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Ho ho ho! It’s that time of year again. Here’s JHK’s holiday classic: A Christmas Orphan.

11-year-old Jeff Greenaway hears his mom and dad argue one night after an office Christmas party. He infers from their garbled squabble that he is an orphan, found in a willow basket on the welcome mat outside their New York apartment. Thinking now that his parents are imposters, he steals away to Grand Central Station and buys a train ticket to Drakesville, Vermont, where he intends to start life all over again.
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Behold, the Morningside Church, Blue Eye, Missouri. Run by the not-yet-late and still-great Jim Bakker — remember Jim and Tammy Faye, who ran the PTL Club (Praise the Lord) out of their Heritage USA theme park in South Carolina back in the 1980s? Ole Jim got hisself in a whole mess o’trouble when a cutie named Jessica Hahn accused him of rape in a Florida motel and he paid her off to keep quiet with $279,000 of PTL funds. That was only the beginning of ole Jim’s trip down the Lost Highway. He was convicted in 1989 on 29 counts of mail fraud, wire fraud, and conspiracy, all involving shenanigans around the sale of “lifetime memberships” in his racketeering operation that passed for a church.

Well, after serving about eight years in federal prison, ole Jim is back at it, with a downscaled version of his Heritage USA theme park, now in Missouri. He’s been saved and all his sins are forgiven. And he’s still got the God-given gift of gab that brings in greenbacks by the bale from decent folks.

That-there confused pastiche of a suburban house and a shopping mall is the new church. Looks homey as all git-out, don’t she? And built for the ages, I’m sure! Makes me want to get saved, too.

Thanks to Mike Drach for the nomination, who offers the new term PoMoHoJo to describe the architectural style.

Jim and Tammy Faye (deceased) back in the day

About James Howard Kunstler

View all posts by James Howard Kunstler
James Howard Kunstler is the author of many books including (non-fiction) The Geography of Nowhere, The City in Mind: Notes on the Urban Condition, Home from Nowhere, The Long Emergency, and Too Much Magic: Wishful Thinking, Technology and the Fate of the Nation. His novels include World Made By Hand, The Witch of Hebron, Maggie Darling — A Modern Romance, The Halloween Ball, an Embarrassment of Riches, and many others. He has published three novellas with Water Street Press: Manhattan Gothic, A Christmas Orphan, and The Flight of Mehetabel.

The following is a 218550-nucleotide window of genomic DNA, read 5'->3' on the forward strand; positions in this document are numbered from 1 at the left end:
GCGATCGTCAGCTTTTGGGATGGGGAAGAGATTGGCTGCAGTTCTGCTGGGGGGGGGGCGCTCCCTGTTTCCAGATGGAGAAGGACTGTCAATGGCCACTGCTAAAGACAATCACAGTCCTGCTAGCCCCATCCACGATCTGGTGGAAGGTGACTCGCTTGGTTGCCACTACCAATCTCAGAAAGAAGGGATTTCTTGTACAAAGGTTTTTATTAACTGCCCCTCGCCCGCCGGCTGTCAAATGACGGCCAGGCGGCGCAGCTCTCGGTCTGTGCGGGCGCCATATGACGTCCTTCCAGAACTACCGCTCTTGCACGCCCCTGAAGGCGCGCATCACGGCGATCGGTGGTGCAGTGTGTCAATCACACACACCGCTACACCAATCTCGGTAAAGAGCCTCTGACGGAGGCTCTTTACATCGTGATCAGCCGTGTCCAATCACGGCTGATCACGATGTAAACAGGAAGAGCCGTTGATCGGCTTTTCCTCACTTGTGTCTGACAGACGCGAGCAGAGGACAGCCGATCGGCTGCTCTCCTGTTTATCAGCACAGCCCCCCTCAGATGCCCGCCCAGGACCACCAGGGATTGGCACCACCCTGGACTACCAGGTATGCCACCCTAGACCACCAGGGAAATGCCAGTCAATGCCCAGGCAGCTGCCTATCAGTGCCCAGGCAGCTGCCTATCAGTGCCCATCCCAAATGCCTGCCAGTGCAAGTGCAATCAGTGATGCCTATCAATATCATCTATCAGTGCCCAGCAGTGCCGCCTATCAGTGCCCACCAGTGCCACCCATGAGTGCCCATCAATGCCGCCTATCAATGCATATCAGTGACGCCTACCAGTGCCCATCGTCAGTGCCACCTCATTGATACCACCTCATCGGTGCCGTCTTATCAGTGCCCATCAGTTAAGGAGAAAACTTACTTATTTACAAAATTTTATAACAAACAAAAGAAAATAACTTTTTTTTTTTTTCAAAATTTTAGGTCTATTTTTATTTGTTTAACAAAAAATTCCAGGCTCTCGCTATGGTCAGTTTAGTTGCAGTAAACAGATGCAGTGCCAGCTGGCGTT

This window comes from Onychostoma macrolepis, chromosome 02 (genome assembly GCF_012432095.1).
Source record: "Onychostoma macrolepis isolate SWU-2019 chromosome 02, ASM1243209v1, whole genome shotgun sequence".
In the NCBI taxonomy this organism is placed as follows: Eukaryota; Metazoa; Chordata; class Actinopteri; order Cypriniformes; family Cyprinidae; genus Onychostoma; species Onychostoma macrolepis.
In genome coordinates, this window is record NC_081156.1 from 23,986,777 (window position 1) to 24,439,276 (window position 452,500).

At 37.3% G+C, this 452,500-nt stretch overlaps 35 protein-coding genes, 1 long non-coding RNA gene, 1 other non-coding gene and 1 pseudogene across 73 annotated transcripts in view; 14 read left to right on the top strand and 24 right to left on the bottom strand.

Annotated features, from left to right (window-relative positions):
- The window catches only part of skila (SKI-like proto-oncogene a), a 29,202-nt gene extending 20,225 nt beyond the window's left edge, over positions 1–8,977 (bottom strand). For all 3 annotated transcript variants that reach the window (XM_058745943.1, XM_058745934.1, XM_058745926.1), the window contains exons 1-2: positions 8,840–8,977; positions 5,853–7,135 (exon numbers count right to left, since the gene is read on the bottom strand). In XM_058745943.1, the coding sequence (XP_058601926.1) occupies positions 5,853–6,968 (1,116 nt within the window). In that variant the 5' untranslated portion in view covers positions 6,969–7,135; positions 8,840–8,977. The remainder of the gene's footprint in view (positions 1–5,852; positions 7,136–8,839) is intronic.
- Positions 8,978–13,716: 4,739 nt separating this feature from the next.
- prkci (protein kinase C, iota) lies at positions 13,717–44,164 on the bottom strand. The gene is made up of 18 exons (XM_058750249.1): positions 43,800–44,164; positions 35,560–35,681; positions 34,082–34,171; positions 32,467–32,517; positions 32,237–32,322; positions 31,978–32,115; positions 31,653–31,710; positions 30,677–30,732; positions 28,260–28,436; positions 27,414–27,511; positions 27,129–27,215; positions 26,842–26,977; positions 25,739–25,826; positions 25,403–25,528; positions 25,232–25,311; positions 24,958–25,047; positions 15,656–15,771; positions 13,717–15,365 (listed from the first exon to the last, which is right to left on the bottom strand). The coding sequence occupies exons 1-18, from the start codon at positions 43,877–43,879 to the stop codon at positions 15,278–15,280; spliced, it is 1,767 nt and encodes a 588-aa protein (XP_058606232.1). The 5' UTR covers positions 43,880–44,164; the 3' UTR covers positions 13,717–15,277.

8 Responses to “October 2017” Subscribe

  1. jayrome October 2, 2017 at 12:47 pm #

    Crap al a mode!

  2. macseamus1 October 2, 2017 at 8:05 pm #

    I think the architect was going for something between the great Ottonian church at Hildesheim and a Days Inn. Mostly, a Days Inn.

  3. Architectural Observer October 4, 2017 at 11:52 pm #

    This is painfully bad. Not just annoying, or awkward, but really, really, hideous. Whoever “designed” this must have been inspired by multiple sources (Days Inn, 70’s-era Red Lobster, Disneyland and suburban branch banks, to name a few). I certainly don’t detect any liturgical influences which, I guess, makes sense given the ownership.

  4. AKlein October 6, 2017 at 6:47 am #

    WTF? I wonder, are there slot machines in the lobby?

  5. mow October 6, 2017 at 8:00 am #

    I cannot locate the air conditioned dog house.

  6. SvrzoH October 6, 2017 at 3:53 pm #

    With two (fake ?) dormer windows it is architectural cartoon of Tammy Faye and her eyelashes.
    As odd as it is ‘architects’ who do this stuff tend to go about with surprising self confidence and their clients, who do not know better, are smitten with aura of competence that they exhibit.
    There is no shortage of patrons for this kind of work, so they can proudly boost of having a successful career.
    They ‘practice’ in care free and beautiful world of ignorance bliss, void of acknowledging that there is a design / architectural challenge. They never pause or reflect. There is no struggle and sometimes doubt that accompany architectural profession. Anything goes, and is delivered with ease of magician, akin to writing in chapter of ‘Fountainhead’ book.
    Project above was delivered with high aspirations, but somehow all the energy (typical of those ‘architects’) was sucked in first few days
    due to skin-deep talent and we are left facing dry shell creation.

  7. bymitch October 13, 2017 at 3:46 pm #

    For us architects, churches always speak volumes, and on that level this one doesn’t disappoint.
    However, we are more used to lofty expressions directed up to the heavens and the almighty.
    In contrast, by its sheer weight, and connection to the ground, it looks like this building is gripped by the angles and being dragged beneath the surface by opposite forces.
    I would probably have to visit to properly unpack the mystery behind the ornamental detail references to the Munster family residence.
    These could be a light-hearted jibe at the very existence of evil, or it may be an honest expression of what lies within (?)

  8. RobH October 27, 2017 at 9:30 am #

    Why is the canopy so heavy?

    If you visualise the building with a canopy half the thickness or a third perhaps, the place is much improved; it is like a huge weight over all who enter

    My eye is also drawn to the bell tower, built on a box, to lift it above the rest of the building which makes it look stuck on. Maybe it is meant to look like a lighthouse? The beacon of hope?

    It doesn’t strike me as being to the glory of God. If I were God, I’d be underwhelmed

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